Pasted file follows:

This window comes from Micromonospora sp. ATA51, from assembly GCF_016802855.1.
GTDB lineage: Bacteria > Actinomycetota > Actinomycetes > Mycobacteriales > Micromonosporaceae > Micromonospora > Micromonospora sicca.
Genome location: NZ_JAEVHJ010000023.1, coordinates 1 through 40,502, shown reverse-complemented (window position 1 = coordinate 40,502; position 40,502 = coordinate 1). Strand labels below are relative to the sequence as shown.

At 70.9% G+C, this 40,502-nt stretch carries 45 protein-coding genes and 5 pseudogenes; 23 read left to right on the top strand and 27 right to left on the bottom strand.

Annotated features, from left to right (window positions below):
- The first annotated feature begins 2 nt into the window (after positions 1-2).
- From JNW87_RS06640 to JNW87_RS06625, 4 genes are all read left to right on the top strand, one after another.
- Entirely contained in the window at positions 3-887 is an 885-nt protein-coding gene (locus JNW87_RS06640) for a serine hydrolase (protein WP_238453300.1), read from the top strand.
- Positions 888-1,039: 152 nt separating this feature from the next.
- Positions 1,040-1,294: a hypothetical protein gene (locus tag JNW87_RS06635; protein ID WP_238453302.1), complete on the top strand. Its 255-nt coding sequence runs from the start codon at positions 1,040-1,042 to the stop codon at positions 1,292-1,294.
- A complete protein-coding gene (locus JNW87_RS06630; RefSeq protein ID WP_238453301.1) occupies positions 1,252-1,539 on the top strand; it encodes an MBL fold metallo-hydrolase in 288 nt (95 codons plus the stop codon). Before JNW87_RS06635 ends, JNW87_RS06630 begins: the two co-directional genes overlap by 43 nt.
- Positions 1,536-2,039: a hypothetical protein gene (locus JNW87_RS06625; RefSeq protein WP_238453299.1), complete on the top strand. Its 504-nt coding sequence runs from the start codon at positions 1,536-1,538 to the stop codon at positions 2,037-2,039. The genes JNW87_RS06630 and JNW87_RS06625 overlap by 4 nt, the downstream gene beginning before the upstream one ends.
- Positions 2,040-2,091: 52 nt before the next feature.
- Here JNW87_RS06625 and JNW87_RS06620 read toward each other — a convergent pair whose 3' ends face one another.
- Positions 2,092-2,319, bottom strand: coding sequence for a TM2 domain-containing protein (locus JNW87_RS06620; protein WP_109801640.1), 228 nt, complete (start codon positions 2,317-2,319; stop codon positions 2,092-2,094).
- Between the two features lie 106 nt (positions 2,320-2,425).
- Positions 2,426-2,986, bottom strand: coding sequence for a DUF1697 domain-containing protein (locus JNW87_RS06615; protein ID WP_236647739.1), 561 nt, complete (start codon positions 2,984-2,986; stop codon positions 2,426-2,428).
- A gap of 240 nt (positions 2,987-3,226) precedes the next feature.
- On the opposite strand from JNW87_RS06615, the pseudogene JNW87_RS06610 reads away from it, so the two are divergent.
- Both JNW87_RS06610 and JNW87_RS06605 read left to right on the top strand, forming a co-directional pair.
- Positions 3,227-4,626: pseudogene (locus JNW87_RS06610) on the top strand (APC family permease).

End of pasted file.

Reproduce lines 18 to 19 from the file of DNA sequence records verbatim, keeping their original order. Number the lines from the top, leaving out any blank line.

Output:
- A gap of 240 nt (positions 2,987-3,226) precedes the next feature.
- On the opposite strand from JNW87_RS06615, the pseudogene JNW87_RS06610 reads away from it, so the two are divergent.